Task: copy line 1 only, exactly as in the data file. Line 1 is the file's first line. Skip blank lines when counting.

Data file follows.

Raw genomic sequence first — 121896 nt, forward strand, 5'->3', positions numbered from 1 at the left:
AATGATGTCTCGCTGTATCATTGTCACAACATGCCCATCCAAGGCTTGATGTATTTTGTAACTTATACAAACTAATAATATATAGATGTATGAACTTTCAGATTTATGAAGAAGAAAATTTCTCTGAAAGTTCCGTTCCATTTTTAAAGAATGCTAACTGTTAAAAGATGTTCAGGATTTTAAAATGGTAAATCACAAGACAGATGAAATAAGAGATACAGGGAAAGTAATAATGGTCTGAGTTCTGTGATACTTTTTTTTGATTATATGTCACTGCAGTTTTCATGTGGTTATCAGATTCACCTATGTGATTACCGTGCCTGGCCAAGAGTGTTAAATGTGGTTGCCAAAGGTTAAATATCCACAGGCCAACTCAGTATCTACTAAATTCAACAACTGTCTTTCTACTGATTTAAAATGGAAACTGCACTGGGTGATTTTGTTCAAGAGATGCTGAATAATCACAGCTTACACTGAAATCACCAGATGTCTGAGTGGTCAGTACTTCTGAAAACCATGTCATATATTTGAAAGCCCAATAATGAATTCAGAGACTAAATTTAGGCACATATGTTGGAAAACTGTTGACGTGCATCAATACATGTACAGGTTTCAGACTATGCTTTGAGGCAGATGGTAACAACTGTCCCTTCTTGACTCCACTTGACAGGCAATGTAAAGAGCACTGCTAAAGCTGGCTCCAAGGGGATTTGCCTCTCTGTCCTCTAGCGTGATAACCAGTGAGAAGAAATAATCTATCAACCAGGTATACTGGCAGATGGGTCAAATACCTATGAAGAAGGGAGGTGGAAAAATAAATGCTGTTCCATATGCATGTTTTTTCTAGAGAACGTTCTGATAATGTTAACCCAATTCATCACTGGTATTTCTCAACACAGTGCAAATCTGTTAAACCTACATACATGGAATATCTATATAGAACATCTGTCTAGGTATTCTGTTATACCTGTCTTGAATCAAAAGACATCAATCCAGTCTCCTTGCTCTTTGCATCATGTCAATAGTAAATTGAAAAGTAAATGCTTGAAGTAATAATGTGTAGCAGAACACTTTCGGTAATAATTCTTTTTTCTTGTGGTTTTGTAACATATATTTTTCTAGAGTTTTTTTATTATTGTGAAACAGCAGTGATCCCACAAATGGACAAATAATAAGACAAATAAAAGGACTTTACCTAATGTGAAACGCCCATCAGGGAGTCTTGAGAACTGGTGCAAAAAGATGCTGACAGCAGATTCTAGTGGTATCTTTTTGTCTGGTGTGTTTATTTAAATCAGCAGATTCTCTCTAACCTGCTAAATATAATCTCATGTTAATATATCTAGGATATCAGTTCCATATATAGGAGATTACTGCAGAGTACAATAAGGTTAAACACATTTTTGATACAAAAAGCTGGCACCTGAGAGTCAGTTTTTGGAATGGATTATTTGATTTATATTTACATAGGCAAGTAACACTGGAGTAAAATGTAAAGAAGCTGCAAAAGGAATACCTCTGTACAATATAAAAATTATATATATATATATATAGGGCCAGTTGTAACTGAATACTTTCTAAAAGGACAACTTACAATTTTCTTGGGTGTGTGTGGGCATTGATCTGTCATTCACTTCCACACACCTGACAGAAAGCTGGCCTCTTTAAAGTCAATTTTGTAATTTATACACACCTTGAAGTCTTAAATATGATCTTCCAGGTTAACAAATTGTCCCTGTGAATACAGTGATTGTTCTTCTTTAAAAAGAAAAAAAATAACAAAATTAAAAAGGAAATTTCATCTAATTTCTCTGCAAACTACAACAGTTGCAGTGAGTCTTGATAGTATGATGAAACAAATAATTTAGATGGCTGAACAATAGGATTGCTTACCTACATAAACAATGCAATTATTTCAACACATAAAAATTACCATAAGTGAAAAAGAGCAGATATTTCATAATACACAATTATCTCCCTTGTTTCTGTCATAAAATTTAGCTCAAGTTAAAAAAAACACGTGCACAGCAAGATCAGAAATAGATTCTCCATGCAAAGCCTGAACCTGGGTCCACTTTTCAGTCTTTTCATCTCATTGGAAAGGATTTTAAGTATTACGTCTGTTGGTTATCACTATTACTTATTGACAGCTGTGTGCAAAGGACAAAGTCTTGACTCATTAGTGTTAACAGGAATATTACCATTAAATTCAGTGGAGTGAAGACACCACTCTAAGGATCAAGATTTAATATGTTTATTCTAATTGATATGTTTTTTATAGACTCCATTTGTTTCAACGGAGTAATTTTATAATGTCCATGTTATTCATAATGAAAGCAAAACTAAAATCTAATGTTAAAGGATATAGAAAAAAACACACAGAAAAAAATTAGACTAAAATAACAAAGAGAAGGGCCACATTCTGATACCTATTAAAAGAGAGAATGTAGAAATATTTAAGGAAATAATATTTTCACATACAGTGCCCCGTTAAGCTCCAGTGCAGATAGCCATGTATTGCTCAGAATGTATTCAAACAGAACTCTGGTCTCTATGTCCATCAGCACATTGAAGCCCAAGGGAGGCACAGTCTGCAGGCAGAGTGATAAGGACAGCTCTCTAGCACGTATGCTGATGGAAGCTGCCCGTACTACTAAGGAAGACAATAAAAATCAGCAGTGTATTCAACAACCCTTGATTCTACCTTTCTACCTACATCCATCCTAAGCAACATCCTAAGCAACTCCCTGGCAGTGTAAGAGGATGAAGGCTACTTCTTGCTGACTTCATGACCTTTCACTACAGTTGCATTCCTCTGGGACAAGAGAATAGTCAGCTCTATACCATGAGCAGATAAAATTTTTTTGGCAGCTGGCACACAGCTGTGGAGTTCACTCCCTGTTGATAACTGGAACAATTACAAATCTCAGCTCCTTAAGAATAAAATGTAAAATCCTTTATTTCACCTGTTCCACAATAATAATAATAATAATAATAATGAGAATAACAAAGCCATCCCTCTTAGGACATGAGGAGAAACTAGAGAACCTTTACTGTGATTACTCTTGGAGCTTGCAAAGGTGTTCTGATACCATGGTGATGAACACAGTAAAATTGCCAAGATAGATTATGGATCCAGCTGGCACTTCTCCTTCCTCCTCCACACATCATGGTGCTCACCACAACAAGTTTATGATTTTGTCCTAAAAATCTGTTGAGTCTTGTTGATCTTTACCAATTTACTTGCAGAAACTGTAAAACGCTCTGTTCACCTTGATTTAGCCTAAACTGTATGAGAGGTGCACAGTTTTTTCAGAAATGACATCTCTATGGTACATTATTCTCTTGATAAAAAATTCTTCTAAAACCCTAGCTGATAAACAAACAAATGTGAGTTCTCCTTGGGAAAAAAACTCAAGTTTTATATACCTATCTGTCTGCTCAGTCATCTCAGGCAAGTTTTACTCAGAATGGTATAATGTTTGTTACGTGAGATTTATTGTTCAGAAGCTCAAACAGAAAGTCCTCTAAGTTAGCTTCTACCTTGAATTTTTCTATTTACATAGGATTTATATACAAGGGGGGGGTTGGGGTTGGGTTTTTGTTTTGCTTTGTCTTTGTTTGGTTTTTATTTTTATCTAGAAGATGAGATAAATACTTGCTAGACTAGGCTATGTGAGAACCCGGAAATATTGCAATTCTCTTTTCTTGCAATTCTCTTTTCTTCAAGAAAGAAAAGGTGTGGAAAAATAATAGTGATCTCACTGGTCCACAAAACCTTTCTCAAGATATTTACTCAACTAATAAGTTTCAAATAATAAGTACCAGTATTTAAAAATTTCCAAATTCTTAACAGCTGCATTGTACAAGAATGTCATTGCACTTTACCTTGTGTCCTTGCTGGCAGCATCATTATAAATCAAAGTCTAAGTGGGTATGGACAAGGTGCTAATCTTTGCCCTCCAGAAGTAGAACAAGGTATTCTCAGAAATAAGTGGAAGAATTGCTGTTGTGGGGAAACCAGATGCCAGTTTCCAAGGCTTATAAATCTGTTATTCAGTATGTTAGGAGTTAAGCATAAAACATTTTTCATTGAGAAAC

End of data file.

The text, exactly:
Raw genomic sequence first — 121896 nt, forward strand, 5'->3', positions numbered from 1 at the left: